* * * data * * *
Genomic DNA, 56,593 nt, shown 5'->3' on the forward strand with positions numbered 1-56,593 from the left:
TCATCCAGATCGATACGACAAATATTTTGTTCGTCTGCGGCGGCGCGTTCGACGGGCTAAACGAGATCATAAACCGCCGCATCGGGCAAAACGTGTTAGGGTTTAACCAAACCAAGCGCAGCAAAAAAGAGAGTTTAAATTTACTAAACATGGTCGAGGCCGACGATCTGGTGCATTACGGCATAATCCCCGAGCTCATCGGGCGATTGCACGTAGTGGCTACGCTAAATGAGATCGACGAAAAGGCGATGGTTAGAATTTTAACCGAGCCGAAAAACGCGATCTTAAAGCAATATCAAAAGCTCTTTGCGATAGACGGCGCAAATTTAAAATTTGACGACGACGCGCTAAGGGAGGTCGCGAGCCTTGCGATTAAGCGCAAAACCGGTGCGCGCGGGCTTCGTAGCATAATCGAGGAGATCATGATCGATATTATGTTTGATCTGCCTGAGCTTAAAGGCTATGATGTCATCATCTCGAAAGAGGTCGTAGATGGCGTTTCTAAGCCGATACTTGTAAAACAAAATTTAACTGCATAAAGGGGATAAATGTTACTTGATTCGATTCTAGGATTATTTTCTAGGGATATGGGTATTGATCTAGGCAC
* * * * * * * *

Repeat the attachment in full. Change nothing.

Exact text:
Genomic DNA, 56,593 nt, shown 5'->3' on the forward strand with positions numbered 1-56,593 from the left:
TCATCCAGATCGATACGACAAATATTTTGTTCGTCTGCGGCGGCGCGTTCGACGGGCTAAACGAGATCATAAACCGCCGCATCGGGCAAAACGTGTTAGGGTTTAACCAAACCAAGCGCAGCAAAAAAGAGAGTTTAAATTTACTAAACATGGTCGAGGCCGACGATCTGGTGCATTACGGCATAATCCCCGAGCTCATCGGGCGATTGCACGTAGTGGCTACGCTAAATGAGATCGACGAAAAGGCGATGGTTAGAATTTTAACCGAGCCGAAAAACGCGATCTTAAAGCAATATCAAAAGCTCTTTGCGATAGACGGCGCAAATTTAAAATTTGACGACGACGCGCTAAGGGAGGTCGCGAGCCTTGCGATTAAGCGCAAAACCGGTGCGCGCGGGCTTCGTAGCATAATCGAGGAGATCATGATCGATATTATGTTTGATCTGCCTGAGCTTAAAGGCTATGATGTCATCATCTCGAAAGAGGTCGTAGATGGCGTTTCTAAGCCGATACTTGTAAAACAAAATTTAACTGCATAAAGGGGATAAATGTTACTTGATTCGATTCTAGGATTATTTTCTAGGGATATGGGTATTGATCTAGGCAC